Jason Osborne says fixing up this abandoned farmhouse on Sunset Road will give his family a place to live rent-free for a year. - Julia Moore

A real fixer-upper

An unemployed Medford couple are creating a home for themselves by fixing up an abandoned farmhouse built nearly a century ago along Sunset Road.

Jason Osborne and Racheal Bradley found themselves unemployed and unable to make their rent last spring when they discovered the old farmhouse, plagued by broken windows, graffiti and trash piles. They contacted the owner for permission to live rent-free for one year if they brought the house up to code.

Osborne and Bradley bought a $350 travel-trailer and moved on-site in May. The couple are trying to get electricity in the house up to par, then figure out other utilities.

"We're capable people willing to work, but there are just no jobs, and we can't commit to rent or a mortgage without an income," says Osborne.

The couple live on food stamps, unemployment checks and Craigslist freebies. Their children, a 12-year-old boy and a 13-year-old girl, are spending the summer with their grandparents while Osborne and Bradley work on the house, hoping to get it livable before the school year begins in September.

"It's a longstanding tradition in our families to check out abandoned houses," Osborne says. "People think we're crazy, but this seemed like something we could make happen for us. All we want is to provide a home for our children. So this is our new reality."

With four cats and a multitude of houseplants crammed inside the travel-trailer, all the couple's other worldly possessions are scattered between a small storage shed and the large country kitchen of their new home.

A cage of parakeets lends a cheerful song to the property while a flop-eared dog inspects daily activity.

Each morning, Osborne and Bradley take a trip into Medford to use the restroom and shower at the YMCA, check email accounts and Craigslist for job prospects, and post progress on their house on their Facebook page (

Back home, the couple outline plans for their children's bedroom — which will include a mural of past school artwork — and water the houseplants lining a back walkway with melted ice from a small cooler.

"Electricity or not, it's home," Osborne says. "We're hoping to be living in the house in the next week. We don't know what'll happen after a year, but even if we get a year for making it livable, that's a year of rent."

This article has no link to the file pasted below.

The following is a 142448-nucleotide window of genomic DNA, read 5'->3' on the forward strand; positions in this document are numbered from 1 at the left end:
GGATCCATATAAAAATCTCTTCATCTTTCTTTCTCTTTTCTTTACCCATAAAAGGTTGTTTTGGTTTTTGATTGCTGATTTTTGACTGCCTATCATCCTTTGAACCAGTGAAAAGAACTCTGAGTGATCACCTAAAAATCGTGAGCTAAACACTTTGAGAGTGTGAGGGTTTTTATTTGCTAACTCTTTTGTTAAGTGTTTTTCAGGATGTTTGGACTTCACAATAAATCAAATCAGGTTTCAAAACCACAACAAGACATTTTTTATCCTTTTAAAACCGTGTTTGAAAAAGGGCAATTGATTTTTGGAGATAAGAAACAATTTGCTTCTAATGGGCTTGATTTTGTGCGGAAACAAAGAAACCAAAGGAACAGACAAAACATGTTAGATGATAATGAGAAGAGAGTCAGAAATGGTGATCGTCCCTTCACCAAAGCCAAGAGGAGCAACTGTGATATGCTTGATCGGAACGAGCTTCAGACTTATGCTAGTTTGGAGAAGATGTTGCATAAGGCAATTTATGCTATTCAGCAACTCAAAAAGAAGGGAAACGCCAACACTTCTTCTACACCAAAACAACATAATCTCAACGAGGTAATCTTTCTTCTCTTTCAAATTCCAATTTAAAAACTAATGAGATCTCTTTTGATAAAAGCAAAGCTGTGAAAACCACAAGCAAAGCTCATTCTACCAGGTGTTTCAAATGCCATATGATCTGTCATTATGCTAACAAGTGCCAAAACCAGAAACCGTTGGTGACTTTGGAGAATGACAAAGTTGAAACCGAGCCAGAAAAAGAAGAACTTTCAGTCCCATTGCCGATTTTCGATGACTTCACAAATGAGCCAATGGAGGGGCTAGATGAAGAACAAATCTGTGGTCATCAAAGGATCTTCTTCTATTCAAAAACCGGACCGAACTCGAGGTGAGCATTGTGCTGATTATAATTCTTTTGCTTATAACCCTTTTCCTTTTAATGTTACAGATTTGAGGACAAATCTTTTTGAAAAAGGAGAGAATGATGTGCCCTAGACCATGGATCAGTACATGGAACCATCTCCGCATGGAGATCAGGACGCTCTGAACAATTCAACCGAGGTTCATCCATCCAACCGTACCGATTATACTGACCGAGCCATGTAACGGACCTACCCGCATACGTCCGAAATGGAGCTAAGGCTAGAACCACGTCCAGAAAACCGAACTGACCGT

Prior to its new tenants, the house has been a magnet for transients and other undesirable activities, neighbors say.

Osborne and Bradley's effort will not only provide a family with a needed home, but will remedy an eyesore, says neighbor Scott Morse.

Property owner Mike Walkup, who lives in Las Vegas, says neighbors had contacted him to thank him for letting Osborne and Bradley inhabit the property.

"I told them they could stay there and fix it up if they wanted to," Walkup says.

"I've gotten calls from neighbors there thanking me for allowing them to do this. They seem like really good people and they're willing to do the work."

While both Osborne and Bradley graduated from Abdill Career College as certified phlebotomists, they struggle to find work. Bradley volunteers at a local agency two days per week and scours online and newspaper ads for income opportunities multiple times each day.

With code requirements mandating a new electrical box, and a recent estimate calling for more than $1,500 in repairs, they know the finish line is a long way off.

But Osborne and Bradley, who have been homeless several times in the past four years, are optimistic they will prevail.

"We can live on very little. We've done that for a long time and we really don't need much," Bradley says.

"We just need to get the electric and the water going and we can figure out the rest. That's one thing about us. We've been through so much, but we always do manage to figure it out."

Buffy Pollock is a freelance reporter living in Medford. Email her at

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